I can only now speak to you as a concerned patron of the district.  I beg this board to reconsider the defunding of the journalism faculty stipend and support the publication of student newspapers.  Our mission as stated in our current Strategic Plan is to “Engage and challenge all learners to ensure academic excellence.”  Glencoe’s newspaper is a model of academic excellence.  With the many student members of newspaper staffs we were engaging and challenging them as our mission statement would charge us to do.  Now, we have chosen in this instance to ignore our own mission by elevating funding of non-academic pursuits over those of direct support of curriculum and the classroom.  Shame on us!  It is not too late to reverse the course and decisions of principals.  Abandonment of student newspapers is not chiseled in stone.  I remind everyone, demanding accountability and adherence to our mission statement is a board responsibility.  In fact, as this board learned from the last two years of involvement in the Lighthouse Project, it is school boards who demand accountability and adherence to their mission who govern the most successful schools in this country.  Please direct a reversal of this wrong-headed decision.  Do the right thing!  Following the spirit and intent of our mission statement is always the correct path to take.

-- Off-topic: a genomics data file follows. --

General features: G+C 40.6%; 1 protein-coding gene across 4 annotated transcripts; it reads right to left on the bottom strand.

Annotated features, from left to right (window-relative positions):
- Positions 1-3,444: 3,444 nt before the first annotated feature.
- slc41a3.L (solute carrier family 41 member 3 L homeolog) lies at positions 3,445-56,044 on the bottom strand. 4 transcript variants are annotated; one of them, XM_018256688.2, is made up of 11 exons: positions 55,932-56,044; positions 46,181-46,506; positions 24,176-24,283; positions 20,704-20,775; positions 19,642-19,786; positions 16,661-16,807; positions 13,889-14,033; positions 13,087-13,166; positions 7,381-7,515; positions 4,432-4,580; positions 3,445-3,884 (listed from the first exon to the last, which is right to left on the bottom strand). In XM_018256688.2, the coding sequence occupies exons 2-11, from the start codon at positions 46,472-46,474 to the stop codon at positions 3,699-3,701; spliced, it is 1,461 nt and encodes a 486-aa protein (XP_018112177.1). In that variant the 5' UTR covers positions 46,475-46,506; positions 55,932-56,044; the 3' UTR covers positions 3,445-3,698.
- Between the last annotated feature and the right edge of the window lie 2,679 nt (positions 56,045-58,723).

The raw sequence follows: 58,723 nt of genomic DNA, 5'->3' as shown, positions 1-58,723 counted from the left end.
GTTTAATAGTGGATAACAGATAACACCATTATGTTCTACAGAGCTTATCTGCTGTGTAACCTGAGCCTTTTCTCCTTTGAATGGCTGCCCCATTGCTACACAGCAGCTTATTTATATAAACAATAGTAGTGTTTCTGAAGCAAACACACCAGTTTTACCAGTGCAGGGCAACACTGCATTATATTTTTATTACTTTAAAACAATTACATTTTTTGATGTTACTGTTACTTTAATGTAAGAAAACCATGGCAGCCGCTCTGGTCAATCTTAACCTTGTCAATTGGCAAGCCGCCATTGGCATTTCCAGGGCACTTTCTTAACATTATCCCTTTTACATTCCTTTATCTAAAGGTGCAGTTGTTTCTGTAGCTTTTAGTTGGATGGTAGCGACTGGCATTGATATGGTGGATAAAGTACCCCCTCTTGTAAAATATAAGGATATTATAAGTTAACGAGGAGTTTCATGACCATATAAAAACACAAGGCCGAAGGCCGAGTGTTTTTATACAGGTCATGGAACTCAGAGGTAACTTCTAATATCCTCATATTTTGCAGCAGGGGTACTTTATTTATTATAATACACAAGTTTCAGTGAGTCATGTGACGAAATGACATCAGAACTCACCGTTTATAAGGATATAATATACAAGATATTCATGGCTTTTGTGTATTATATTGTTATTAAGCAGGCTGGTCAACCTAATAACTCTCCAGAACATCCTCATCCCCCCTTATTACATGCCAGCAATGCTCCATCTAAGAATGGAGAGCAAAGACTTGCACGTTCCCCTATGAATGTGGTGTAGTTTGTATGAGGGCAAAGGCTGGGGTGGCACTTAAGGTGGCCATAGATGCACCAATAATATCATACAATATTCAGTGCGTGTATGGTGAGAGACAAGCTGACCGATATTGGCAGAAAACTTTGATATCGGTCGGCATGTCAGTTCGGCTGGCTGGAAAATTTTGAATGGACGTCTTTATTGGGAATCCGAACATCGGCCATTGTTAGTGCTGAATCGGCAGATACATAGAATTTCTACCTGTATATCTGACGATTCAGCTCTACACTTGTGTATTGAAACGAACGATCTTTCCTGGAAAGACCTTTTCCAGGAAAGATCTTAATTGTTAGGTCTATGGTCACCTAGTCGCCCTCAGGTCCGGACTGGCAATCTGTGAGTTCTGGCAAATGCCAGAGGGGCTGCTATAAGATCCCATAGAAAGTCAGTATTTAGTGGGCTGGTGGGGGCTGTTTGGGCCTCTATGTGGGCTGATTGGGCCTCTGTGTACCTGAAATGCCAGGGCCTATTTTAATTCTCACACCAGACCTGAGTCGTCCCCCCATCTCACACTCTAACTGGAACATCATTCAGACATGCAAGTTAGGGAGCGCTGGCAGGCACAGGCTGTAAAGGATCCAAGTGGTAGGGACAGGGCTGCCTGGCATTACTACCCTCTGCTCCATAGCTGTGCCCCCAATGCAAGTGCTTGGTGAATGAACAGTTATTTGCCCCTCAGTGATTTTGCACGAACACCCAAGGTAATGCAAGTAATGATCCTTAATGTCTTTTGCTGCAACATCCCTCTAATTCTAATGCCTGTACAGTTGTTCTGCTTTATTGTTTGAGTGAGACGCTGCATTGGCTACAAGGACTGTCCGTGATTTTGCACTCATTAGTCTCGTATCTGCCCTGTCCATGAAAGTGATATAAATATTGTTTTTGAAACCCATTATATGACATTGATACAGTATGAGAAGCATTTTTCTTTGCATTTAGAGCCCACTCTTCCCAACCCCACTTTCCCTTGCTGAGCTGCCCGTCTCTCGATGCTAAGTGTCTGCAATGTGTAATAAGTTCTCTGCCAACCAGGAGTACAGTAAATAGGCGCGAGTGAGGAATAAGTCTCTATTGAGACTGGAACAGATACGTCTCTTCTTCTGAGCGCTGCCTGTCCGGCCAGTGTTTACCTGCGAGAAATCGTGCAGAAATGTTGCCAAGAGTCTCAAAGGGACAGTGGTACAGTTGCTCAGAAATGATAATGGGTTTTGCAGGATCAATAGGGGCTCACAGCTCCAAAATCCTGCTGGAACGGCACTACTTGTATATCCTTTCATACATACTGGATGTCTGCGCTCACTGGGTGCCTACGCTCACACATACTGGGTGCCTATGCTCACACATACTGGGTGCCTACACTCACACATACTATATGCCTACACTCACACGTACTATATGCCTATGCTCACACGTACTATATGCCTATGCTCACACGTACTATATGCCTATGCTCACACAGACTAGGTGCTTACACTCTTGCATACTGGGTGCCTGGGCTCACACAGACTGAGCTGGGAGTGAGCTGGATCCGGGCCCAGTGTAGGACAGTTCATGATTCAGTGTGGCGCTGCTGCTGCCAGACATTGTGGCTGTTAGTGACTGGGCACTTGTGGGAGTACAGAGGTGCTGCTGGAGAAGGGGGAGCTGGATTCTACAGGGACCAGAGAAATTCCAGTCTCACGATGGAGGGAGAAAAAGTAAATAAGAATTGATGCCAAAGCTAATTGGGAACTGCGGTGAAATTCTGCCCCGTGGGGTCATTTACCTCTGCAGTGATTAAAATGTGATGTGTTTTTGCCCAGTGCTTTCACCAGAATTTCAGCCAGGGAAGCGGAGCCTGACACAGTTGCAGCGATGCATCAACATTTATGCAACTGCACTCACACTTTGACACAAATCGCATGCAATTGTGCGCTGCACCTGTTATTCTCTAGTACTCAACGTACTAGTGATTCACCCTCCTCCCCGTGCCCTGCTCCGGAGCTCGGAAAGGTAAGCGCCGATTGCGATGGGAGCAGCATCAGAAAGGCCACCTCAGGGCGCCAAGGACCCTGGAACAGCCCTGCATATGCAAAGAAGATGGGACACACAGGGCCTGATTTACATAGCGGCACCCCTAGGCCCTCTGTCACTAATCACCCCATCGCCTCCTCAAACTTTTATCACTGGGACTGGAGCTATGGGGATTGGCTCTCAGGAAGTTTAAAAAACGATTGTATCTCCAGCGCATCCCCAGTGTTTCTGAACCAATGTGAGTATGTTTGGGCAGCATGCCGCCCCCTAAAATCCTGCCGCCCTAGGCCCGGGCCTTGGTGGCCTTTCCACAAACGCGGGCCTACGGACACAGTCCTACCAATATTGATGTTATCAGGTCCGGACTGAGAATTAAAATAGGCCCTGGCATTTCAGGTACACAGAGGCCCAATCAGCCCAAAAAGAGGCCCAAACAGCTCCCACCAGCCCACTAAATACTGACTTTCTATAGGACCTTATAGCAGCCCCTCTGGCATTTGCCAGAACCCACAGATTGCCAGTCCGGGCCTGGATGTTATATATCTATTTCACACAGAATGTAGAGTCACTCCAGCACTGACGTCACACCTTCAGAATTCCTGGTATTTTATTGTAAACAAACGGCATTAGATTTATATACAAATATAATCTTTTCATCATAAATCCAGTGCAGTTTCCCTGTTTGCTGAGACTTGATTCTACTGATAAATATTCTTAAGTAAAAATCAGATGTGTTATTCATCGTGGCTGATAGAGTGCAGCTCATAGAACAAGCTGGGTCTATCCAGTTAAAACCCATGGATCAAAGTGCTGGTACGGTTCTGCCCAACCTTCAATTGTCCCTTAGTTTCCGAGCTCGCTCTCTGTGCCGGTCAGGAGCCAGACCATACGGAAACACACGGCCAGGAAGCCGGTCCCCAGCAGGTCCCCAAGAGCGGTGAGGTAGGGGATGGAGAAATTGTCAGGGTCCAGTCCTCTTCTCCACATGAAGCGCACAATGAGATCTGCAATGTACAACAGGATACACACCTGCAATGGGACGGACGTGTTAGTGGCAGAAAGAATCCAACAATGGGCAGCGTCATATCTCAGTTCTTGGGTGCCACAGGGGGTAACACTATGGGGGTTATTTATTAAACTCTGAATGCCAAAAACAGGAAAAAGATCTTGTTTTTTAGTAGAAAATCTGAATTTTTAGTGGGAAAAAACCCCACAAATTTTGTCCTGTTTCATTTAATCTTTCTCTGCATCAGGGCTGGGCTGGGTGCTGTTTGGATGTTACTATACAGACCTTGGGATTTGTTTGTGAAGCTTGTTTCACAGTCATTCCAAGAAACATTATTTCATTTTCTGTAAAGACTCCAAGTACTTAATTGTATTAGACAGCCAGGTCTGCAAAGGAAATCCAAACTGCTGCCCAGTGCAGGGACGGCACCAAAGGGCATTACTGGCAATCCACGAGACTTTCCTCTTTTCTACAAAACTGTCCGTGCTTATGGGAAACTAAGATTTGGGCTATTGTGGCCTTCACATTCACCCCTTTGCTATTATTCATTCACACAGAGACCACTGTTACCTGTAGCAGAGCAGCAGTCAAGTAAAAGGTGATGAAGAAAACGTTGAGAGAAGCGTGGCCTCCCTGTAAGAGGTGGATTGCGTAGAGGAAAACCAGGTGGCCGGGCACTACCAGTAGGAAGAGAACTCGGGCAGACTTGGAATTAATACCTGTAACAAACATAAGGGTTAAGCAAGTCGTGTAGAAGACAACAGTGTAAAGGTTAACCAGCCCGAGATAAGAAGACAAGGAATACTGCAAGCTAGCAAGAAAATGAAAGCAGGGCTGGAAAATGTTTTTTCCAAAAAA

John Peterson

What? No More Board Meetings?

Where did eight years go? After serving two four-year terms, ending June 30th, I feel that no time at all has passed, but according to my calendar, a significant portion of my lifetime has indeed gone by.

My fellow retiring Board member John Peterson and I left behind some unfinished business that I will address in subsequent posts on my local ed blog, but in spite of the seemingly glacial pace of change in [local] education, the Board has posted some significant gains for the District, which I will also deal with later.

Right now I’m interested to see how the new Board will function. Seven individuals have to learn to function as one.

But the Board is currently — as it has been for the last two years — a mixture of independent thinkers and ideologues. The thinkers are independent learners and respect the expertise of fellow Board members. The ideologues follow partisan party and/or special interest lines, and seem incapable of accommodating wisdom offered by fellow Board members if it diverges from the “party line.”

If you’re local, check in with me once in a while at Straight Talk, and you’ll get stories that are beyond the purview of The Oregonian or the Hillsboro Argus.

Content Spammers

A spammer going by the handle “hemp” sent me this comment that is a broken-mirror reflection of a post I recently made. Not sure what the deal is, but I’d bet money that my post was fed to a content generator and got spit back as this nonesense:

At the start of the school year when I talk to my students about the classroom and the school and hopefully by extension everywhere they go being a respect zone I tell them that I cannot manage and maintain the learning environment all by myself but that I need their help too. Mutual respect is the only rule I deal with outside the handbook and its corollary The Golden Rule. Asking them for help opens the door for some judiciously applied peer pressure if the learning environment is disturbed in any way.